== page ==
“What is a fraternity?”. It’s kind of an alien concept to anyone outside of the USA and a question that every member of Theta Alpha has been asked several times. A staple in colleges throughout the USA, fraternities are all-male social organisations. They are secret circles that bind men together as brothers for life, not just during their years at university. Sounds kind of like a cult, right? Have no fear, it’s not and this blog post should hopefully dispel any myths you have heard before.
One thing people always seem concerned about is the negative stereotypes that surround fraternities. Films like ‘Bad Neighbours’ and ‘Goat’ paint fraternities out as being exclusively about drinking, debauchery and hazing which, in my experience, is not how it actually is. While Theta Alpha hosts fundraising parties, the fraternity is about so much more than that.
Theta Alpha likes to turn some of the negative stereotypes of fraternities on their head. One of the famous clichés is the ‘toga party’. We hosted one recently, complete with a beer pong table, and raised over £120, all of which is being used to buy food for homeless people in central Scotland.
But how is that any different from the toga parties seen in the likes of ‘Animal House’, I hear you ask. Well, first of all, there’s obviously the charitable element. On top of that, though, Theta Alpha takes a much more laid-back approach to its parties – much like most people in the UK. As the fraternity’s president, Matt Mark, says, “There’s no massive house parties with people being thrown out of windows and crazy keg stands. We’re still normal students.” Instead, it’s very much a case of BYOB, have a good time and enjoy some good music but be respectful that the fraternity brothers still have to live in the house once everyone else has left. It also helps that Dusk is right next door to the frat house!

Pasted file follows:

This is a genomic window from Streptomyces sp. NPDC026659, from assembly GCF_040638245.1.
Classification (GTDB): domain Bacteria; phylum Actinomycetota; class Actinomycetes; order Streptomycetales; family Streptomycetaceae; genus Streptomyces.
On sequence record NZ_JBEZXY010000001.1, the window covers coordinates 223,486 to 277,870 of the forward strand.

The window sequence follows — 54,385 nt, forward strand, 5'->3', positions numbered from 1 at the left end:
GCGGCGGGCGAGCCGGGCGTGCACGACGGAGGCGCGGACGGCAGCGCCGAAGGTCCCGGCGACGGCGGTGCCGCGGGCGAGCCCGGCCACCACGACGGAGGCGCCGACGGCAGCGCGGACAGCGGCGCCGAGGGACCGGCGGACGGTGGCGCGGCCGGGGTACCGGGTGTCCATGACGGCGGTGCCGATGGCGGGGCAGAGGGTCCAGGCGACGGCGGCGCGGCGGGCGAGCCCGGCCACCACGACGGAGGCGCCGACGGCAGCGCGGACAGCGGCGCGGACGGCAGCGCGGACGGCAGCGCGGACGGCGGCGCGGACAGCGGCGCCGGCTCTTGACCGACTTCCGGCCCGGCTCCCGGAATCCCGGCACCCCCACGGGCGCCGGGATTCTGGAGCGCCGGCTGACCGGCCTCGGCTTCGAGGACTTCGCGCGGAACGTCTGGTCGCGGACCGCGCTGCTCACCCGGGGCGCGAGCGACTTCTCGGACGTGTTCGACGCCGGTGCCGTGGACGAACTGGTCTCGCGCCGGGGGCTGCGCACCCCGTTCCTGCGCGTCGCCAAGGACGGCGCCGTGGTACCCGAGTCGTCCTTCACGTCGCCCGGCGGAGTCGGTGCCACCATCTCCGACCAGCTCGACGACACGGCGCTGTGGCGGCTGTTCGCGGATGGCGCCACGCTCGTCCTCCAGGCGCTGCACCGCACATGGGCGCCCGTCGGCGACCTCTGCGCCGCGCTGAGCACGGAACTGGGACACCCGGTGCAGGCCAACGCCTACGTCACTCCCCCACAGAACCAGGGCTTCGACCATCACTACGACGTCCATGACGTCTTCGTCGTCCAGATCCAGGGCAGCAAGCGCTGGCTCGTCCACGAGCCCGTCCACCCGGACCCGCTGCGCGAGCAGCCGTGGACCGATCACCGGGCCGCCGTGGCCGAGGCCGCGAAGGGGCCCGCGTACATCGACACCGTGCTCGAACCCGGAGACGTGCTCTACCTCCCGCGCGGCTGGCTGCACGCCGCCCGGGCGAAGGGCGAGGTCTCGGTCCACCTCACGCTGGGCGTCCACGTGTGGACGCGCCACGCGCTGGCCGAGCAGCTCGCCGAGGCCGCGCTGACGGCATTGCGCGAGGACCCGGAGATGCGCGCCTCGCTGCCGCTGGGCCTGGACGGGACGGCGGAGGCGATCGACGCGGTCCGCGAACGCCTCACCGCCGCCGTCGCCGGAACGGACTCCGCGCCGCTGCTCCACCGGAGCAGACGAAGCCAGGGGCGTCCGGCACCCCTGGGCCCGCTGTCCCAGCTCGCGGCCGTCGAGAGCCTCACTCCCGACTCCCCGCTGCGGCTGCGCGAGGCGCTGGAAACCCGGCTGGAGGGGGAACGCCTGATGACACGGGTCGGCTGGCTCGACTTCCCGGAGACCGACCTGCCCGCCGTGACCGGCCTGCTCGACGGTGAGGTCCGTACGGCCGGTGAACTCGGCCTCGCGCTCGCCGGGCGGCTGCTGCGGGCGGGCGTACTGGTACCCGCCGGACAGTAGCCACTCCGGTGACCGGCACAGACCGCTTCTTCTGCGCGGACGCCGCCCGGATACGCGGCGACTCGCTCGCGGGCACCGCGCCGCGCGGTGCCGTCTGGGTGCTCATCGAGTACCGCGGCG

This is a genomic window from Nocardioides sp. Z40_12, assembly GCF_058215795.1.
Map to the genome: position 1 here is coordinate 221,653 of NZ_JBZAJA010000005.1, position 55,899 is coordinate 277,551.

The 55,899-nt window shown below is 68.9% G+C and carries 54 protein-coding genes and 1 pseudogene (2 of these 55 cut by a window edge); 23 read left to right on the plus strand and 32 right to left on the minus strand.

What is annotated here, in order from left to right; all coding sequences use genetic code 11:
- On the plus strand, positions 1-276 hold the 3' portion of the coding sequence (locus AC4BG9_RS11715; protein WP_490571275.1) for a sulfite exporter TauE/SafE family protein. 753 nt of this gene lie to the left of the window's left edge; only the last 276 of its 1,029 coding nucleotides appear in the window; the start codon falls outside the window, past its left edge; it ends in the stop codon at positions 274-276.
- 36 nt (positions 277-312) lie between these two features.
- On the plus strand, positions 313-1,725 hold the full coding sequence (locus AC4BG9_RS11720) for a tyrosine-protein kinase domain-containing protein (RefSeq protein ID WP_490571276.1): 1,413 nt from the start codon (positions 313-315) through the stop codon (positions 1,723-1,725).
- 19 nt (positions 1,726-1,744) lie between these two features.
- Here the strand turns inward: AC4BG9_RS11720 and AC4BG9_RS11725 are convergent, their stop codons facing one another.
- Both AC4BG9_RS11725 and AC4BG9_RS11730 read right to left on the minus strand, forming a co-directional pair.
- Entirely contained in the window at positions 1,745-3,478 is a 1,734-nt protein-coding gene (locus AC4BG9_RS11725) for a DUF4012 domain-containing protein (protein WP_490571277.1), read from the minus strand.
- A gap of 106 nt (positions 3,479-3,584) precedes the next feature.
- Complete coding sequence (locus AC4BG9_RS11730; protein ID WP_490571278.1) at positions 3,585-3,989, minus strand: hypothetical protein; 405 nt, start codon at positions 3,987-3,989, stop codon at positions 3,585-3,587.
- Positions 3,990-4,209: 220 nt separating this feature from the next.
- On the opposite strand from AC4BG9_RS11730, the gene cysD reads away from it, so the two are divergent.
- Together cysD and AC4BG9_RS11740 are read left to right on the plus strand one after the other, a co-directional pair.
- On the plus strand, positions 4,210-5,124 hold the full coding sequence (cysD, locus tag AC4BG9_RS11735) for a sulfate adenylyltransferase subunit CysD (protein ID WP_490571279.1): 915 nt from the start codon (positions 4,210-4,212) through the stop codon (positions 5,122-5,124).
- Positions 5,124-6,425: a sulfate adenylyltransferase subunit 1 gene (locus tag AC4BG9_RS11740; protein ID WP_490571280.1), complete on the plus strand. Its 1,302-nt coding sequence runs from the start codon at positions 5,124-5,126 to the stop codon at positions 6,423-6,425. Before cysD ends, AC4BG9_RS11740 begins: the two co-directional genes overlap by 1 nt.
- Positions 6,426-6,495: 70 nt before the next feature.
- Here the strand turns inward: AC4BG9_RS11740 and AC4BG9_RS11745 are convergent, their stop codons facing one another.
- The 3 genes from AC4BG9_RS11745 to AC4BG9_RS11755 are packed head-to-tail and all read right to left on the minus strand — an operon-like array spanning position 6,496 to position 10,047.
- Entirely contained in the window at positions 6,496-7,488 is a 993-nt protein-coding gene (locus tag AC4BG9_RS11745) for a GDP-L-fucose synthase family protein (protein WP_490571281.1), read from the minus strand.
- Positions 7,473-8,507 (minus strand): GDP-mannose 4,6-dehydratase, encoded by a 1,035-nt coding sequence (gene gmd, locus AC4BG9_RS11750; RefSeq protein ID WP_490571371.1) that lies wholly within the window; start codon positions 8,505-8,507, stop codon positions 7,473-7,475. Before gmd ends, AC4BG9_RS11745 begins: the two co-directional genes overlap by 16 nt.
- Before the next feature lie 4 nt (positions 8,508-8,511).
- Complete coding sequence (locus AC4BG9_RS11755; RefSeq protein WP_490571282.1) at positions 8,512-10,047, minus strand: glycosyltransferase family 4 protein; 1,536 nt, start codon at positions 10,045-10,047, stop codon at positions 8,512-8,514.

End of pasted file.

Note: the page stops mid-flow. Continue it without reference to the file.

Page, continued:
Theta Alpha is also becoming an important link between the university and the wider local community in Stirling. Recent projects have included volunteering at The Haven’s ‘homework club’, helping kids from low-income families with schoolwork, and helping with a gardening project at the bowling green in the Old Town. According to Theta Alpha’s president, helping out with projects like this is all about “just generally making a difference but having fun doing it”.
As I said before, the fraternity is a secret circle. No, it doesn’t involve any weird stuff like witchcraft or sacrifices. While I obviously can’t go into detail about it, the ceremonies are simply about having traditions that draw the brothers together. For comparisons sake, the closest organisation we have to the Greek system in the UK is the Freemasons.
So, why bring the Greek system to Scotland? Fraternities have been a staple in America for hundreds of years now and have proved beneficial to those that have joined. What was important though was not to directly copy and paste the American format in Scotland, as that just wouldn’t work. In America fraternities tend to put great value on things like patriotism (like saluting the American flag, which we obviously don’t do over here) and honour, which just sounds outright cheesy if you say that to someone over here.
Instead, Theta Alpha is a Scottish fraternity with values that fit in with the Scottish lifestyle (the three core values are brotherhood, charity and scholarship – basically work hard and have fun but don’t be a d**k). This, and the low membership cost, rules out elitism that is rife in American fraternities, that can cost thousands of dollars per year. Instead, it can just be about a group of guys coming together.
I, for one, know that I wouldn’t be friends with most of the members if it wasn’t for the fraternity. It has drawn together people from all sorts of backgrounds and people with different interests – from working class Scots to students from Finland, boxers to Brig writers. Uniting such a diverse group can only be a good thing, with it being a space where any male identifying person is welcome.
If the Theta Alpha fraternity sounds like the society for you, you can find out more on their Instagram and Facebook pages, where you can also drop them a message to talk to them about getting involved. You can also find out more at the Greek System Society page on the Students’ Union website, which is the union society that encompasses the on campus fraternity and sorority.